Through the "Bender mystery" the legend of the "men in black" (MIB) came into the world-even though, as Barker observed, a man in black had played a villainous role in the Maury Island incident. According to Barker, the MIB were ranging as far afield as Australia and New Zealand, scaring still more UFO buffs into silence.
By the late 1980s MIB tales had become sufficiently ubiquitous that the august Journal of American Folklore took note of them in a long article. Just who the MIB were remained unclear. To saucerians enamored with conspiracy theories, they were enforcers for the Silence Group, associated with international banking interests that sought to stifle the technological advances and moral reforms the Space Brothers wanted to bestow on Earthlings. To others, they were alien beings-perhaps, some speculated, Shaver's deros. In 1962 Bender came down on the side of the alien school. Breaking his nine-year silence in Flying Saucers and the Three Men, which he insisted was not a science-fiction novel, Bender revealed that the men in black who drove him out of ufology were monsters from the planet Kazik. Even Barker, the book's publisher and a relentless Bender promoter, remarked privately and out of customers' hearing, that maybe it had all been a "dream."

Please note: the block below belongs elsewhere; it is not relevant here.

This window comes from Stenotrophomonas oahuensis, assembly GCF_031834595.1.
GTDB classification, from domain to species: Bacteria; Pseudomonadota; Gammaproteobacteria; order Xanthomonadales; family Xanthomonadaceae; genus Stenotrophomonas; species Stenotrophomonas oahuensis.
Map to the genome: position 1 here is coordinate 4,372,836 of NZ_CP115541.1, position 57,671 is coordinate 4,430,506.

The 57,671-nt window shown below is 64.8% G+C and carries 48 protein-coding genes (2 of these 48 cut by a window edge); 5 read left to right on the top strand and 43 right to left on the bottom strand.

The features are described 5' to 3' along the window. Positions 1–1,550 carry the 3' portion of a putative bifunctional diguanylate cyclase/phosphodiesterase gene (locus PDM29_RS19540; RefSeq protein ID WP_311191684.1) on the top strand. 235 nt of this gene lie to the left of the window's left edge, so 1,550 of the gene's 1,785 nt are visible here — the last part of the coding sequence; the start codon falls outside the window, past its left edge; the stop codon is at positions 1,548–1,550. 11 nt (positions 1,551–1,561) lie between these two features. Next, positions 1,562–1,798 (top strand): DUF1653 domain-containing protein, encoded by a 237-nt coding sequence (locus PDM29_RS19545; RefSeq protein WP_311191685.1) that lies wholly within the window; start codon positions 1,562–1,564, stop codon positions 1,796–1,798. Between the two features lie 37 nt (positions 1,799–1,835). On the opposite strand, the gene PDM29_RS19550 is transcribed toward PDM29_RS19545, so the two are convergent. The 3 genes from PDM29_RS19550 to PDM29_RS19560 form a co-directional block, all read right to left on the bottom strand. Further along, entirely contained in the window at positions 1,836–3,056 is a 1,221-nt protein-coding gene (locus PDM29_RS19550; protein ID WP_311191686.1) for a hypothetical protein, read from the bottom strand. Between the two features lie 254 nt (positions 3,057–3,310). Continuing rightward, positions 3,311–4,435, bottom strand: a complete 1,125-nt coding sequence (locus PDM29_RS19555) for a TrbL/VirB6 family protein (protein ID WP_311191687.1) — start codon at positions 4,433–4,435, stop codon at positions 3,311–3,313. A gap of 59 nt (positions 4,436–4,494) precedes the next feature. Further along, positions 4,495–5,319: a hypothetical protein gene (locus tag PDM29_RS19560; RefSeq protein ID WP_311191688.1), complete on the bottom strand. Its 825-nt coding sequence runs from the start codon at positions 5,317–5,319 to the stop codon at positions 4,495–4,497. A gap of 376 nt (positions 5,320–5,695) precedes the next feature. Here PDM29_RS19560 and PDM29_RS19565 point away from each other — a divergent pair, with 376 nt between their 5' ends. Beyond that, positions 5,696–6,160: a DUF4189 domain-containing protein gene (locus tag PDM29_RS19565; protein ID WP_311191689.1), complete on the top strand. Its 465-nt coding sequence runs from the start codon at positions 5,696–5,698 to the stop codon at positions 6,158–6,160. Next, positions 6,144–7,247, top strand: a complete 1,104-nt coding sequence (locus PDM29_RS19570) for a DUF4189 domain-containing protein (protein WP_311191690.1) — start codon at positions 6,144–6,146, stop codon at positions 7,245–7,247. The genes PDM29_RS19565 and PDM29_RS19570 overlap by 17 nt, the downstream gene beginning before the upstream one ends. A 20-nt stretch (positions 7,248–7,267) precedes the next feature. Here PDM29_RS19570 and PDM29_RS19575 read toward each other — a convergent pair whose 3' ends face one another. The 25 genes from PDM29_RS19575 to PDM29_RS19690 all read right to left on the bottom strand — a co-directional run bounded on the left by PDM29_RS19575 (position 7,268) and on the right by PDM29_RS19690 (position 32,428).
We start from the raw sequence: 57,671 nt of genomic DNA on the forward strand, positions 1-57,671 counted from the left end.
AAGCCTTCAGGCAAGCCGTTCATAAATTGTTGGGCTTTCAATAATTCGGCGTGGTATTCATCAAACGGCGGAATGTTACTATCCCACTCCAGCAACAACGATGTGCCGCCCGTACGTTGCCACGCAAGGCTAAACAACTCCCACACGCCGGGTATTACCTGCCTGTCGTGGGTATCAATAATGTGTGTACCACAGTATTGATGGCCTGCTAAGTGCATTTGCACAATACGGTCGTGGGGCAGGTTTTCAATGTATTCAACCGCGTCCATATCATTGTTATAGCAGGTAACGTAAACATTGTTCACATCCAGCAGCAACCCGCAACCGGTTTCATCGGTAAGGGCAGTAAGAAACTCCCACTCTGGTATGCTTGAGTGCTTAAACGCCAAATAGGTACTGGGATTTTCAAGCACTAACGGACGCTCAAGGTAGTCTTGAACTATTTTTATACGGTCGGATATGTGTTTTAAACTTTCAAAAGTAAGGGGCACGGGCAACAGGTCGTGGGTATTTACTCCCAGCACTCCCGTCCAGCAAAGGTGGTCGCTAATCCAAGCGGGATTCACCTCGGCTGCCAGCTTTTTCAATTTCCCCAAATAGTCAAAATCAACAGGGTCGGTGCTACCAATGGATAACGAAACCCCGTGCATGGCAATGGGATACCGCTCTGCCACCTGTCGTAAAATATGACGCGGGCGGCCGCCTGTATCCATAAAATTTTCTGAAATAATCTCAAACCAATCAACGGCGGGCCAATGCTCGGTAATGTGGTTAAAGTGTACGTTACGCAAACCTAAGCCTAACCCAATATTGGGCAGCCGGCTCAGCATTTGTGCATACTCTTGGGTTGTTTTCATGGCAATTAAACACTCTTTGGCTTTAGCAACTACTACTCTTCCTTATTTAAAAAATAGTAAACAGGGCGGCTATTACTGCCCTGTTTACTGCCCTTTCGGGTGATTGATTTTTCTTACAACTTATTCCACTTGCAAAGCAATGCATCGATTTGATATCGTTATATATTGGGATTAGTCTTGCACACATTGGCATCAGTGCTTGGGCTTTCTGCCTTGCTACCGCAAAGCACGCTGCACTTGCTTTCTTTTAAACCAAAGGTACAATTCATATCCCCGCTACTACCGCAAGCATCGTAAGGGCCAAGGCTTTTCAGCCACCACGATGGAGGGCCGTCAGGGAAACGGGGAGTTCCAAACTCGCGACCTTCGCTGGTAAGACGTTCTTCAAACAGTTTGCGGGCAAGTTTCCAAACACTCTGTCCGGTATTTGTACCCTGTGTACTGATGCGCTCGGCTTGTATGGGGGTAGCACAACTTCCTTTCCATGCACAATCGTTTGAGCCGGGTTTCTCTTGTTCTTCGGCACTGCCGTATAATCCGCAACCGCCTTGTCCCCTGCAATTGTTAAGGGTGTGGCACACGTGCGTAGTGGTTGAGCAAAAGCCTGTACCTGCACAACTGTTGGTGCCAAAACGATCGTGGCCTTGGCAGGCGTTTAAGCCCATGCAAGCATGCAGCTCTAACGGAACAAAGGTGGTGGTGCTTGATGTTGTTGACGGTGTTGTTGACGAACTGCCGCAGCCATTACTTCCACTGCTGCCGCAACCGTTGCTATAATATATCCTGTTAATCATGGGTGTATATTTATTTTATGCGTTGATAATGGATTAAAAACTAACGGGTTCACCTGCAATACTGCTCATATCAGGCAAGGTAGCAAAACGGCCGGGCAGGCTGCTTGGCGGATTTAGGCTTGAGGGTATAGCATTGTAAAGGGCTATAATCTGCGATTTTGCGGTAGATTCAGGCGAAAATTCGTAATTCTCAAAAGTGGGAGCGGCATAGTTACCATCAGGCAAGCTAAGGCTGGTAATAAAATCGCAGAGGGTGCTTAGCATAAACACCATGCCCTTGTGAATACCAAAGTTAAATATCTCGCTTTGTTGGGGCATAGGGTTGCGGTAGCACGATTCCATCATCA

One of Lord's favorite ideas revolved around a twist on the iconic attire worn by the agents of the quasi-government agency that monitors and regulates alien life on the planet. "The black suits were like martial arts belts that you had to work your way up to black," Lord explained with a laugh. "And that they were issued in powder blue." 041b061a72